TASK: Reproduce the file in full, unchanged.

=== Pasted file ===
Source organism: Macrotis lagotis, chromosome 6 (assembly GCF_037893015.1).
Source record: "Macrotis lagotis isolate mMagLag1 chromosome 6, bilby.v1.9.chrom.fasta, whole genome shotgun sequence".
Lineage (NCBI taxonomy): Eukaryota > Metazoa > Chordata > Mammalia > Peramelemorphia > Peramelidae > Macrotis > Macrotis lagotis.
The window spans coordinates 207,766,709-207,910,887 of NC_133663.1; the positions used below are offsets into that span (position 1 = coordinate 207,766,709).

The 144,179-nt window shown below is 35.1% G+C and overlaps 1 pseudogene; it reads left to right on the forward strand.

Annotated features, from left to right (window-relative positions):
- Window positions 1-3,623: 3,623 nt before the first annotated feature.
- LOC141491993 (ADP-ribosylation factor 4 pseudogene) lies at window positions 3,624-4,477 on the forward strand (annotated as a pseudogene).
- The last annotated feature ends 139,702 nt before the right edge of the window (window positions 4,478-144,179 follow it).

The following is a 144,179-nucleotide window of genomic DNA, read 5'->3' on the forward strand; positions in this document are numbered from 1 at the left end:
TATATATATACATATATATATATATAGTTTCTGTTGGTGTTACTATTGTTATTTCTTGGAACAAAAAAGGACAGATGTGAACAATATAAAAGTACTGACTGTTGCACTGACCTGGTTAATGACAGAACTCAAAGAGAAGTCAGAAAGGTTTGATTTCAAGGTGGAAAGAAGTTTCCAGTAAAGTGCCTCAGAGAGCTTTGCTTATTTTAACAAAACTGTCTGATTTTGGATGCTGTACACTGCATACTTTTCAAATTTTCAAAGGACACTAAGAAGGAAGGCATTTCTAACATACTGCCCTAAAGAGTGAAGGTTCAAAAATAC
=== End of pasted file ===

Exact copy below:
Source organism: Macrotis lagotis, chromosome 6 (assembly GCF_037893015.1).
Source record: "Macrotis lagotis isolate mMagLag1 chromosome 6, bilby.v1.9.chrom.fasta, whole genome shotgun sequence".
Lineage (NCBI taxonomy): Eukaryota > Metazoa > Chordata > Mammalia > Peramelemorphia > Peramelidae > Macrotis > Macrotis lagotis.
The window spans coordinates 207,766,709-207,910,887 of NC_133663.1; the positions used below are offsets into that span (position 1 = coordinate 207,766,709).

The 144,179-nt window shown below is 35.1% G+C and overlaps 1 pseudogene; it reads left to right on the forward strand.

Annotated features, from left to right (window-relative positions):
- Window positions 1-3,623: 3,623 nt before the first annotated feature.
- LOC141491993 (ADP-ribosylation factor 4 pseudogene) lies at window positions 3,624-4,477 on the forward strand (annotated as a pseudogene).
- The last annotated feature ends 139,702 nt before the right edge of the window (window positions 4,478-144,179 follow it).

The following is a 144,179-nucleotide window of genomic DNA, read 5'->3' on the forward strand; positions in this document are numbered from 1 at the left end:
TATATATATACATATATATATATATAGTTTCTGTTGGTGTTACTATTGTTATTTCTTGGAACAAAAAAGGACAGATGTGAACAATATAAAAGTACTGACTGTTGCACTGACCTGGTTAATGACAGAACTCAAAGAGAAGTCAGAAAGGTTTGATTTCAAGGTGGAAAGAAGTTTCCAGTAAAGTGCCTCAGAGAGCTTTGCTTATTTTAACAAAACTGTCTGATTTTGGATGCTGTACACTGCATACTTTTCAAATTTTCAAAGGACACTAAGAAGGAAGGCATTTCTAACATACTGCCCTAAAGAGTGAAGGTTCAAAAATAC